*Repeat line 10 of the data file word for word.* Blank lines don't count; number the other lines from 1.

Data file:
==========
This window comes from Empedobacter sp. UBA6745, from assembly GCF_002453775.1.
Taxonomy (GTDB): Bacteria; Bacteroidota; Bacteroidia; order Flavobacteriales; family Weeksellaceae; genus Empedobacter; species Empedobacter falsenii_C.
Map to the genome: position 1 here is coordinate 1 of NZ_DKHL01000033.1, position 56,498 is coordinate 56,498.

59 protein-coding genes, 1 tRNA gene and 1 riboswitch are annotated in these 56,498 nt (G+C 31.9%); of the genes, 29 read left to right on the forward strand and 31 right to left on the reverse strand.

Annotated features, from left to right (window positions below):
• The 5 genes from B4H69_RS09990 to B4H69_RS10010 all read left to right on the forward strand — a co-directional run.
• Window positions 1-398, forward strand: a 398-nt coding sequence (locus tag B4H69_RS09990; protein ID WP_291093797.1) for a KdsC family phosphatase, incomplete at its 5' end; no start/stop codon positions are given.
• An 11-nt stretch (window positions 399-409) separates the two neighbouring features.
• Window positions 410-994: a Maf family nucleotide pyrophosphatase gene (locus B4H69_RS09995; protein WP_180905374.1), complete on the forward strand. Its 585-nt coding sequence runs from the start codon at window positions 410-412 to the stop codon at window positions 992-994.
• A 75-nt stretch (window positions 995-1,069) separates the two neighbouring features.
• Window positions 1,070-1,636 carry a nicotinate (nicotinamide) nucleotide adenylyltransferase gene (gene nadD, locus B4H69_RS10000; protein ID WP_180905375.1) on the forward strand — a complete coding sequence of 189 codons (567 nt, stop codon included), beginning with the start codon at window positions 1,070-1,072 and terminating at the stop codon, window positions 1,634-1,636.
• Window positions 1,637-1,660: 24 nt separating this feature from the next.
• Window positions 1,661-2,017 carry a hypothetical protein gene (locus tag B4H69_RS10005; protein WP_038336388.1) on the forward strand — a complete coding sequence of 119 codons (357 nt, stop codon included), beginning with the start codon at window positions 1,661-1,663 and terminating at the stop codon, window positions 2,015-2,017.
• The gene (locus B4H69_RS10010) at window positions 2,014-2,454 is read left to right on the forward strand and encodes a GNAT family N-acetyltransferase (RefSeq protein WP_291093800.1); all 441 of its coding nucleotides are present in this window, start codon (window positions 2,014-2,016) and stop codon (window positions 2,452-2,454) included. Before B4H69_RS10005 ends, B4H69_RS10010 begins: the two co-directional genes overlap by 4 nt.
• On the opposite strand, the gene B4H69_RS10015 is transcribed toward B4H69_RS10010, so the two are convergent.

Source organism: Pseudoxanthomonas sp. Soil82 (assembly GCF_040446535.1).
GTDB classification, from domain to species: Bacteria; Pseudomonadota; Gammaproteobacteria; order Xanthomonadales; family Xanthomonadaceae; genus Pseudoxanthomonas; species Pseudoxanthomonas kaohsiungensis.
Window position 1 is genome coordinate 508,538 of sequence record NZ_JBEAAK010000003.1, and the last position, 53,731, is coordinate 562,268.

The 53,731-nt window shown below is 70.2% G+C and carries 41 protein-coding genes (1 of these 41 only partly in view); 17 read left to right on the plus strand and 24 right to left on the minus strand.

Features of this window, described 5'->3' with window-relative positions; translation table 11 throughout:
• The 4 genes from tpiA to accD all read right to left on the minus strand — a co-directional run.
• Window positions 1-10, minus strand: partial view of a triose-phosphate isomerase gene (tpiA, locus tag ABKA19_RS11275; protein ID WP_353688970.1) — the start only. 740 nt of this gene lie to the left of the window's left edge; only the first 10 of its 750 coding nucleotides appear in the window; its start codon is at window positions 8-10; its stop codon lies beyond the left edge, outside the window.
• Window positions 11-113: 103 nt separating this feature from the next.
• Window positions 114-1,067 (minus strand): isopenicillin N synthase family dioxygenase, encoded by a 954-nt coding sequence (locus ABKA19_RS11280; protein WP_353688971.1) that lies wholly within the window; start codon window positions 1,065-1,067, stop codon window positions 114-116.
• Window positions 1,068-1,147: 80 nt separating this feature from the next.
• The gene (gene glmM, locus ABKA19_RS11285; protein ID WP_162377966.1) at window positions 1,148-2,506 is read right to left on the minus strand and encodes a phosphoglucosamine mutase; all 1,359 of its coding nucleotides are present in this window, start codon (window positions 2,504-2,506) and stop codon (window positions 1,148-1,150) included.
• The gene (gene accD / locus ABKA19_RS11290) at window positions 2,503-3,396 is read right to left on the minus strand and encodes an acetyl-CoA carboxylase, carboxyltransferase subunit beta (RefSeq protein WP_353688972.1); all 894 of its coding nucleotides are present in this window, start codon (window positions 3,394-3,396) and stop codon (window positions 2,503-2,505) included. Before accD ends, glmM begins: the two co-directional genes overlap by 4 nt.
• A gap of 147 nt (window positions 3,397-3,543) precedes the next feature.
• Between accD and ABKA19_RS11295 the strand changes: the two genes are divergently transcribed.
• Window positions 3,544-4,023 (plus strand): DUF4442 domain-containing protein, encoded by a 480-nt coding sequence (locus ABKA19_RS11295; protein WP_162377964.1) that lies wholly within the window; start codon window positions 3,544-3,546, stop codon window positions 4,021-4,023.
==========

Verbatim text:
• A 75-nt stretch (window positions 995-1,069) separates the two neighbouring features.